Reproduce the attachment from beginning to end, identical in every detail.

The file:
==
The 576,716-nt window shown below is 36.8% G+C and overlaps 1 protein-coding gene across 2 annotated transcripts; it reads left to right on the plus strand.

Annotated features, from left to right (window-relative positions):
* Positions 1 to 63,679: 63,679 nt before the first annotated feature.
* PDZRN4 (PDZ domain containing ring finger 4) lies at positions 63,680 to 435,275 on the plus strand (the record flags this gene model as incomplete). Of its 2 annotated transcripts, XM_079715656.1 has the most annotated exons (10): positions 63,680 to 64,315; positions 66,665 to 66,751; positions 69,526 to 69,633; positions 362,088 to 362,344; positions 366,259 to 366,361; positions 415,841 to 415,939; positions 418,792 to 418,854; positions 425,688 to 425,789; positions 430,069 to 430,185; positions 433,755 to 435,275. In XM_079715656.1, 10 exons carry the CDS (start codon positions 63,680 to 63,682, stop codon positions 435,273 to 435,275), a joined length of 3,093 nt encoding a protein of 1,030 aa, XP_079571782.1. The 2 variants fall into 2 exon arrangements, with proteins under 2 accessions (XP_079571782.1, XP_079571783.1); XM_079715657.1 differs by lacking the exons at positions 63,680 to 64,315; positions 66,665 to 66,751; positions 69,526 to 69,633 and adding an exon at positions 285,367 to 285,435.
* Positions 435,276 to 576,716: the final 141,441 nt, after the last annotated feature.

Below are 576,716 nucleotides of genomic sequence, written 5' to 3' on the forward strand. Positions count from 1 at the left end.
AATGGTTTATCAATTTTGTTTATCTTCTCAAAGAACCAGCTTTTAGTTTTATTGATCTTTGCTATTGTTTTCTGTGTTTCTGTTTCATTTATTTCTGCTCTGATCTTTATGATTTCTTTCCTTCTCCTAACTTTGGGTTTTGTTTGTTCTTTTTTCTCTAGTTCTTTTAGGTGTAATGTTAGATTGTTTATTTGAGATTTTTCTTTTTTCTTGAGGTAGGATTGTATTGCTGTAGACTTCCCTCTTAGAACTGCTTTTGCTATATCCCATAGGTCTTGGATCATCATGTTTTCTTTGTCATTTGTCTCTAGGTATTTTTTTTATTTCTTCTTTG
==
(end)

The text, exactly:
The 576,716-nt window shown below is 36.8% G+C and overlaps 1 protein-coding gene across 2 annotated transcripts; it reads left to right on the plus strand.

Annotated features, from left to right (window-relative positions):
* Positions 1 to 63,679: 63,679 nt before the first annotated feature.
* PDZRN4 (PDZ domain containing ring finger 4) lies at positions 63,680 to 435,275 on the plus strand (the record flags this gene model as incomplete). Of its 2 annotated transcripts, XM_079715656.1 has the most annotated exons (10): positions 63,680 to 64,315; positions 66,665 to 66,751; positions 69,526 to 69,633; positions 362,088 to 362,344; positions 366,259 to 366,361; positions 415,841 to 415,939; positions 418,792 to 418,854; positions 425,688 to 425,789; positions 430,069 to 430,185; positions 433,755 to 435,275. In XM_079715656.1, 10 exons carry the CDS (start codon positions 63,680 to 63,682, stop codon positions 435,273 to 435,275), a joined length of 3,093 nt encoding a protein of 1,030 aa, XP_079571782.1. The 2 variants fall into 2 exon arrangements, with proteins under 2 accessions (XP_079571782.1, XP_079571783.1); XM_079715657.1 differs by lacking the exons at positions 63,680 to 64,315; positions 66,665 to 66,751; positions 69,526 to 69,633 and adding an exon at positions 285,367 to 285,435.
* Positions 435,276 to 576,716: the final 141,441 nt, after the last annotated feature.

Below are 576,716 nucleotides of genomic sequence, written 5' to 3' on the forward strand. Positions count from 1 at the left end.
AATGGTTTATCAATTTTGTTTATCTTCTCAAAGAACCAGCTTTTAGTTTTATTGATCTTTGCTATTGTTTTCTGTGTTTCTGTTTCATTTATTTCTGCTCTGATCTTTATGATTTCTTTCCTTCTCCTAACTTTGGGTTTTGTTTGTTCTTTTTTCTCTAGTTCTTTTAGGTGTAATGTTAGATTGTTTATTTGAGATTTTTCTTTTTTCTTGAGGTAGGATTGTATTGCTGTAGACTTCCCTCTTAGAACTGCTTTTGCTATATCCCATAGGTCTTGGATCATCATGTTTTCTTTGTCATTTGTCTCTAGGTATTTTTTTTATTTCTTCTTTG